LAWRIE WILLIAMS: Goode insights on China gold
I am indebted to Australian consultant Keith Goode of Eagle Research Advisory for some specific insights into China’s gold policy and where the nation thinks prices will move next year and beyond. Some of the information was published in Keith’s regular column in the December edition of Australia’s Paydirt magazine, but Keith emailed me some highlights and other previously unpublished thoughts and data, all stemming from information he gleaned at the China Mining Conference held in Tianjin in late October. For the record Keith’s full submission to Paydirt can be read on his website by clicking here.
The insights are fascinating, covering, among other things, China’s One Belt One Road initiative, its quid pro quo relationship with nations in which it invests, what and what is not included in Chinese GDP figures (which he comments are just a number), who is, or is not, in favour with the Chinese based on who, and which countries, were allowed to present papers at the conference and who was excluded, and data on industrial metals imports. Despite apparent oversupply such imports are still being landed and stockpiled to be used as a cheap source of raw materials in the future. China looks long term in a way the West does not which can be a major source of misunderstanding by many Western analysts.
Keith also picked up local feeling on what China will do in the global currency field now that the yuan has been accepted into the make-up of the SDR, albeit at a lower level than perhaps the size of the Chinese economy would suggest – no doubt due to the U.S., which dominates the IMF, doing its best to protect the dollar and preserve its position in world trade for a little longer – possibly to no avail.
But it is Keith’s understanding of the Chinese attitudes to gold that I will dwell on here. China considers gold in an entirely different manner from other commodities and it appears to be seen in the country’s mindset as very much key to its cementing its place in the world order.
Consider the following from Keith’s notes: Gold cannot be sold "short" (jailable offence since last year/2014). He sees the price downside as being limited as China wants its mines to keep producing gold and at ~US$1100/oz ~30% of China's gold mines are uneconomic, and at ~US$1000/oz ~50% of China's gold mines are uneconomic – yet the mines keep producing regardless. He comments further that uneconomic mines are still kept going, but in this case it may provide subsidies and /or pay the workforce in staple food rather than cash so the workers can continue to feed their families, but if the mines become profitable again the workers would receive backpay. The Chinese gold price expectation was seen as being in the range of US$1050 to US$1400/oz in 2016. The recent falls are seen by Goode as a retest of Comex vs Shanghai as in who does control the gold price. Gold was not expected to go down to $1000 given China’s ultimate financial power as being able to set a gold price bottom through utilisation of its enormous foreign currency reserves.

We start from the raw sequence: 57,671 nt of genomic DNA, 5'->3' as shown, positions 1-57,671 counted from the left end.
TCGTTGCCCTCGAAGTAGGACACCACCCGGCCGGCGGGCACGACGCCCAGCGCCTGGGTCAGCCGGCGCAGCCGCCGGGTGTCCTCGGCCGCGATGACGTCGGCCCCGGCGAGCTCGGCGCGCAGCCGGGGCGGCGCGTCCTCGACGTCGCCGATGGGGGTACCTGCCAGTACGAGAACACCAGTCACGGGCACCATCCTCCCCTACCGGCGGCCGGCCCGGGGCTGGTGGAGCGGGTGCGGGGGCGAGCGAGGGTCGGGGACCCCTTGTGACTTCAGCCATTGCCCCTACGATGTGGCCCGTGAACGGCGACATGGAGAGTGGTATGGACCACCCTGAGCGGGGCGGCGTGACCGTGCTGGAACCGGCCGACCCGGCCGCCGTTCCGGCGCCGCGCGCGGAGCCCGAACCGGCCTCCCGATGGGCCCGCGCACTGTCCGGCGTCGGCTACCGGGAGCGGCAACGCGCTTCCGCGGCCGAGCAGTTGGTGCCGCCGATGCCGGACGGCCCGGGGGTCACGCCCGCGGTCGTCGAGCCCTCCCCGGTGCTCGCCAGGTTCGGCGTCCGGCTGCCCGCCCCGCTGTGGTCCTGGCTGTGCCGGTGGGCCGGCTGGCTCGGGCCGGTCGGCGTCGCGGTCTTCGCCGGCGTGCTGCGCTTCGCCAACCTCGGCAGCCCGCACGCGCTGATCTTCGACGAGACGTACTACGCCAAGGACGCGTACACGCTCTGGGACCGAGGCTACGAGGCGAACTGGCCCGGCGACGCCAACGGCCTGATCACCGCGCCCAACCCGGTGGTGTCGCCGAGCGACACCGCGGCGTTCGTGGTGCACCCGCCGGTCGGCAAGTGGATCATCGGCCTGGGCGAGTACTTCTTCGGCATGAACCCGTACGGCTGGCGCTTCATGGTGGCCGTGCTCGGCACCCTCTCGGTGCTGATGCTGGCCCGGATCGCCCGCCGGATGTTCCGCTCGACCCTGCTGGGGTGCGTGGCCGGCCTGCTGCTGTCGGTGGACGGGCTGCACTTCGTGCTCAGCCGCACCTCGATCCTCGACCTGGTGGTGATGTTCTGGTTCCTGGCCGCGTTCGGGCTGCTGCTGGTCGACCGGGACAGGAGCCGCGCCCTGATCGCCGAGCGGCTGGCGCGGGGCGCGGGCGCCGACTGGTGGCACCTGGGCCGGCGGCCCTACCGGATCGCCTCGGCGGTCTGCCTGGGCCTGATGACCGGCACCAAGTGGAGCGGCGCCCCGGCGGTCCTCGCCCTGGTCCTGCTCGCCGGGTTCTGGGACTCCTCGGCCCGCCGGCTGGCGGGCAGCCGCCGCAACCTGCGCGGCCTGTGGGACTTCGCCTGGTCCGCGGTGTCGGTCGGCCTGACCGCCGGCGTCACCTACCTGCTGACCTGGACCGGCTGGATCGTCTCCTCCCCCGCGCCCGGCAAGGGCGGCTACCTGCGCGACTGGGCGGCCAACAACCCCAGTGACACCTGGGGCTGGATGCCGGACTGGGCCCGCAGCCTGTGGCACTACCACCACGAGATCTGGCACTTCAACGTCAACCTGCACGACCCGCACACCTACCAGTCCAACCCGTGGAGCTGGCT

China's official gold reserves are being reported on a monthly basis now (seen as one of the IMF requirements for yuan SDR status), and is increasing by 15t to 20t of gold per month. But there is still debate over what China's banks actually completely hold as some also group gold into their ‘currency’ holdings.
Re the IMF’s decision to include the yuan in the SDR, until the decision was announced , China knew that it has to support the US dollar because the US effectively has a veto vote as to who can be allowed to participate in the SDR basket – but now the decision has been made one could perhaps see a steady yuan devaluation down to what the Chinese might see as an acceptable level. This is already happening.
Away from China, Goode sees the other catalyst for gold as being the forthcoming US election, as in the Dow appears to be being kept up because the Democrats probably don't want it to fall ahead of the poll - far better to potentially blame any subsequent collapse on the Republicans (post election after 8 November 2016 if a Republican President is elected). Post the election the US dollar can then fall too, it would dovetail nicely with its historical pattern of 6 years up, 10 years down - 2016 would be 6 years up after the previous fall.
There are many more insights in Goode’s report as linked at the start of the article. While they are indeed an Australian’s perception of what may be going on in China, he has been attending the annual China Mining Conference over several years now so he has been well versed in understanding the way the Chinese work and think and some of the nuances in terms of speaker protocols.